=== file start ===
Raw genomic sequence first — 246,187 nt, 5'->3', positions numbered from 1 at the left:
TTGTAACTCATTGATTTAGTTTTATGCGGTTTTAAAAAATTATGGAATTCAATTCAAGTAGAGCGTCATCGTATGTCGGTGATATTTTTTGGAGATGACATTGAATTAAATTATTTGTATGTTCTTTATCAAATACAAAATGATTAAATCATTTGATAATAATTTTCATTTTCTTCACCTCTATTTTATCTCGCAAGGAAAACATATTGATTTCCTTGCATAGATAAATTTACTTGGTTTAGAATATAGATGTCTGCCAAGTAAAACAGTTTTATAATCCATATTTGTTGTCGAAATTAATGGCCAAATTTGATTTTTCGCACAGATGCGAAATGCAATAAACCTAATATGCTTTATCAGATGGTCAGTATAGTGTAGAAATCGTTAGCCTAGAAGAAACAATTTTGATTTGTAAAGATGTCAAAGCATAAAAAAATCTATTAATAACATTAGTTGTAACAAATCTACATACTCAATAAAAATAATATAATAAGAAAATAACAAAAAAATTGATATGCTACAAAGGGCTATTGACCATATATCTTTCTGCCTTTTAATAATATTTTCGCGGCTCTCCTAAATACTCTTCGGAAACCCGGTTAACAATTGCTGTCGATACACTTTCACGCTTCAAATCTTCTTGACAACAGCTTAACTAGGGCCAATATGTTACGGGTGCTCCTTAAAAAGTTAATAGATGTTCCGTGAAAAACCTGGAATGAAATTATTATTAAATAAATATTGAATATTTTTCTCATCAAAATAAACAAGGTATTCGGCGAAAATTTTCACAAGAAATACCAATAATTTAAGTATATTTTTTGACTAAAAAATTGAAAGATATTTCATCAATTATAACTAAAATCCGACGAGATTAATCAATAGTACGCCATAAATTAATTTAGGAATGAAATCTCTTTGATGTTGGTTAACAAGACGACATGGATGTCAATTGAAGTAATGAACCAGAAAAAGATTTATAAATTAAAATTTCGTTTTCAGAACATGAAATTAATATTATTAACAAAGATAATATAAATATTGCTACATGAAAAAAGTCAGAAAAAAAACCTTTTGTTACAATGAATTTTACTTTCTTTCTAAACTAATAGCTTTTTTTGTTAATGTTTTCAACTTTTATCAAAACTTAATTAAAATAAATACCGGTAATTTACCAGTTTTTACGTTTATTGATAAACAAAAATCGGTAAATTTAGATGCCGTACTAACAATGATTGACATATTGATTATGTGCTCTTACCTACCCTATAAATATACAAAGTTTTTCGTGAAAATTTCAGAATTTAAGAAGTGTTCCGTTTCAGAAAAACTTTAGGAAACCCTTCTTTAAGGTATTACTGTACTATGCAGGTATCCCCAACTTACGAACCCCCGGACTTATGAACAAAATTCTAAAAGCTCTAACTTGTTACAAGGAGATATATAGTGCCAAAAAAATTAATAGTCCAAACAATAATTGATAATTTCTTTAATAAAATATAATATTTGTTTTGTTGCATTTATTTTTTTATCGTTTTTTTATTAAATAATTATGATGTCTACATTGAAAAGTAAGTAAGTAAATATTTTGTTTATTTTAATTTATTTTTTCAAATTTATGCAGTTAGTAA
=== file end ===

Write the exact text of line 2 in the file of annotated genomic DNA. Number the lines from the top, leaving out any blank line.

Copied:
TTGTAACTCATTGATTTAGTTTTATGCGGTTTTAAAAAATTATGGAATTCAATTCAAGTAGAGCGTCATCGTATGTCGGTGATATTTTTTGGAGATGACATTGAATTAAATTATTTGTATGTTCTTTATCAAATACAAAATGATTAAATCATTTGATAATAATTTTCATTTTCTTCACCTCTATTTTATCTCGCAAGGAAAACATATTGATTTCCTTGCATAGATAAATTTACTTGGTTTAGAATATAGATGTCTGCCAAGTAAAACAGTTTTATAATCCATATTTGTTGTCGAAATTAATGGCCAAATTTGATTTTTCGCACAGATGCGAAATGCAATAAACCTAATATGCTTTATCAGATGGTCAGTATAGTGTAGAAATCGTTAGCCTAGAAGAAACAATTTTGATTTGTAAAGATGTCAAAGCATAAAAAAATCTATTAATAACATTAGTTGTAACAAATCTACATACTCAATAAAAATAATATAATAAGAAAATAACAAAAAAATTGATATGCTACAAAGGGCTATTGACCATATATCTTTCTGCCTTTTAATAATATTTTCGCGGCTCTCCTAAATACTCTTCGGAAACCCGGTTAACAATTGCTGTCGATACACTTTCACGCTTCAAATCTTCTTGACAACAGCTTAACTAGGGCCAATATGTTACGGGTGCTCCTTAAAAAGTTAATAGATGTTCCGTGAAAAACCTGGAATGAAATTATTATTAAATAAATATTGAATATTTTTCTCATCAAAATAAACAAGGTATTCGGCGAAAATTTTCACAAGAAATACCAATAATTTAAGTATATTTTTTGACTAAAAAATTGAAAGATATTTCATCAATTATAACTAAAATCCGACGAGATTAATCAATAGTACGCCATAAATTAATTTAGGAATGAAATCTCTTTGATGTTGGTTAACAAGACGACATGGATGTCAATTGAAGTAATGAACCAGAAAAAGATTTATAAATTAAAATTTCGTTTTCAGAACATGAAATTAATATTATTAACAAAGATAATATAAATATTGCTACATGAAAAAAGTCAGAAAAAAAACCTTTTGTTACAATGAATTTTACTTTCTTTCTAAACTAATAGCTTTTTTTGTTAATGTTTTCAACTTTTATCAAAACTTAATTAAAATAAATACCGGTAATTTACCAGTTTTTACGTTTATTGATAAACAAAAATCGGTAAATTTAGATGCCGTACTAACAATGATTGACATATTGATTATGTGCTCTTACCTACCCTATAAATATACAAAGTTTTTCGTGAAAATTTCAGAATTTAAGAAGTGTTCCGTTTCAGAAAAACTTTAGGAAACCCTTCTTTAAGGTATTACTGTACTATGCAGGTATCCCCAACTTACGAACCCCCGGACTTATGAACAAAATTCTAAAAGCTCTAACTTGTTACAAGGAGATATATAGTGCCAAAAAAATTAATAGTCCAAACAATAATTGATAATTTCTTTAATAAAATATAATATTTGTTTTGTTGCATTTATTTTTTTATCGTTTTTTTATTAAATAATTATGATGTCTACATTGAAAAGTAAGTAAGTAAATATTTTGTTTATTTTAATTTATTTTTTCAAATTTATGCAGTTAGTAA